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But when Reid tapped Manley to join his leadership office in late 2004, the Nevada Democrat wanted a far more vocal spokesman. Reid, then the Minority Leader, hired Manley to head the “war room,” a press operation that was supposed to respond, quickly and emphatically, to attacks, particularly those from the George W. Bush White House, and to launch bombs of its own.
Manley’s role was to play the heavy, allowing Reid to keep his hands clean.
His job, though, was sometimes complicated by his boss’s propensity for verbal blunders, which ranged from the politically damaging to the merely cringe-worthy — and they frequently launched Manley into high-spin mode.
In 2005 Reid called Bush a “loser” and a “liar” during a speech at a Nevada high school. And then there were the amusing gaffes. In 2008, for instance, Reid peppered remarks about the newly opened Capitol Visitor Center with a gratuitous aside about how tourists visiting the Capitol smelled badly.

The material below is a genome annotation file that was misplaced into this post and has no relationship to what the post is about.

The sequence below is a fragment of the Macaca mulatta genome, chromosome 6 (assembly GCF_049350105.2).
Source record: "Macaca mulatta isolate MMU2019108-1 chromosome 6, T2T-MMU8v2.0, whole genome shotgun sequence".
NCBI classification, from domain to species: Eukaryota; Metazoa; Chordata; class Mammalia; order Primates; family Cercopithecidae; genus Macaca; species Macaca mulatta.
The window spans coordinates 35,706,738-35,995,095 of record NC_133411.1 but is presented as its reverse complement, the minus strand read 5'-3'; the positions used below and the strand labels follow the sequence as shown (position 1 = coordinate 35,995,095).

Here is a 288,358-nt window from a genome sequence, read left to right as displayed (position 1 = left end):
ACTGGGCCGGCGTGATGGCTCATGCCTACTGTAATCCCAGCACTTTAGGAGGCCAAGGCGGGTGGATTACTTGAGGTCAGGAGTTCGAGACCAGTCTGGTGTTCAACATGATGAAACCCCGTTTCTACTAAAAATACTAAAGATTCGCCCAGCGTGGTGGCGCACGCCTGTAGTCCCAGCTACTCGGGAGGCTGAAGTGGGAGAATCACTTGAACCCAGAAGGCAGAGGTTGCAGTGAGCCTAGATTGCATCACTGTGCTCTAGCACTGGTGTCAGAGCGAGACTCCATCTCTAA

Manley calls his boss “plain-spoken” and acknowledges that his bluntness sometimes presented a challenge. But “I thought speaking your mind was a virtue,” he says.
Reid grew to trust his aide and now calls him a friend whom he’ll miss dearly. “I’ve worked with a lot of press people in my career, but you’re rarely around someone as knowledgeable as Jim Manley,” Reid says. “He has the best contacts with the press I’ve ever seen.”
Members of the Democratic Conference say they appreciated both Manley’s aggressive public stances on their behalf and his easygoing demeanor behind the scenes.
“He’s tough, but he’s got soft edges,” says Sen. Patty Murray (D-Wash.). “He’s conscious of relationships — with us, with the press — and that’s served him well.”
Goodbyes Are Bittersweet
The Senate has ruled Manley’s schedule for the better part of two decades. Although he loves the institution, it can be a cruel mistress.
After the Nov. 2 midterm elections, Manley faced a thinner Democratic majority and a reshuffled communications staff, so he decided it was time to leave. He attributes his departure to burnout, curiosity about life beyond the Senate and a desire to make more money.